South Sudan: Rebels vow to stop oil production


South Sudan’s main rebel group is threatening to end oil production in the country, after releasing three foreign oil workers who were kidnapped earlier this month.

The Sudan People’s Liberation Movement in Opposition (SPLM-IO) says the government is using oil revenue to buy weapons and kill civilians, insisting it will do what it can to disrupt production.


Government funding war with oil money

Dak Duop Bichok, the head of the SPLM IO’s committee for energy and mining, called out the government last week for spending oil money on weapons as South Sudan’s civil conflict continues.

“People in South Sudan are not receiving their money (from oil revenue). This money is going to their pocket (of government officials) and for buying arms for killing our people. If we have chance to stop the oil production, we will do it,” he said.

The rebel group also repeated its warning to national and international oil companies to abandon South Sudan’s oil fields.

“You please, evacuate the place. The government is producing oil, and is getting money and is buying (arms),” Duop said.


Oil workers released

The SPLM-IO’s comments came just a day after three international oil workers were released by the rebel group. Muthu Vijaya Boopathy and Ayaz Hussein Jamali – both Indian employees working for a Chinese company – and Ambrose Edward, a Pakistani employee for a South Sudanese firm, were all released.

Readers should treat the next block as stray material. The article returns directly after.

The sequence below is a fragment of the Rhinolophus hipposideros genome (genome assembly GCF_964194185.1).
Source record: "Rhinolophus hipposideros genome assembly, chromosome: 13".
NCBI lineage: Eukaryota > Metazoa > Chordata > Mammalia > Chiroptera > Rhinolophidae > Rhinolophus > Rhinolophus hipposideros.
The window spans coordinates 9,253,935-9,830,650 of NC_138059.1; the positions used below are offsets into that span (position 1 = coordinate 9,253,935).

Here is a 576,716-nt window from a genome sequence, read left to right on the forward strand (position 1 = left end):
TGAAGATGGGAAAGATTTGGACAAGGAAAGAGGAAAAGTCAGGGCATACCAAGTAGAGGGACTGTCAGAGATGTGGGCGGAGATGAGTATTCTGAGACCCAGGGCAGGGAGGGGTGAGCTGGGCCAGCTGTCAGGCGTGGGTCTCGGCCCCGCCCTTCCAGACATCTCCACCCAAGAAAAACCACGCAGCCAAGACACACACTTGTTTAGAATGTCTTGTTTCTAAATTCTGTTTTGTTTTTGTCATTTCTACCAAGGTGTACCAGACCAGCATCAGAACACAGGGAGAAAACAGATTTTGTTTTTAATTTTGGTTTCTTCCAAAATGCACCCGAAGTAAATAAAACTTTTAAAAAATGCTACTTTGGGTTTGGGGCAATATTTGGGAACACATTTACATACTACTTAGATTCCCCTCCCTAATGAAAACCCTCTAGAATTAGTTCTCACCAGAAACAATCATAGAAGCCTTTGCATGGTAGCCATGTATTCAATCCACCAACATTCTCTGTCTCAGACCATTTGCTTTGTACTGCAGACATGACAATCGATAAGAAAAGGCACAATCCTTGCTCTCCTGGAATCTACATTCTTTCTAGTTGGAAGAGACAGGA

According to Duop, they were let go after officials from their countries spoke to rebel leader Riek Machar. The three men were flown to their countries’ embassies in Khartoum on Thursday.


Featured image: YouTube

About Aaron Brooks

Aaron Brooks is a UK journalist who wants to cut out the international agendas in news. Spending his early years in both England and Northern Ireland he saw the difference between reality and media coverage at an early age. After graduating from the University of Chester with a BA in journalism, his travels revealed just how large the gap between news and the real world can be. As Editor-in-Chief at East Africa Monitor, it’s his job to provide a balanced view of what’s going on in the region for English-speaking audiences.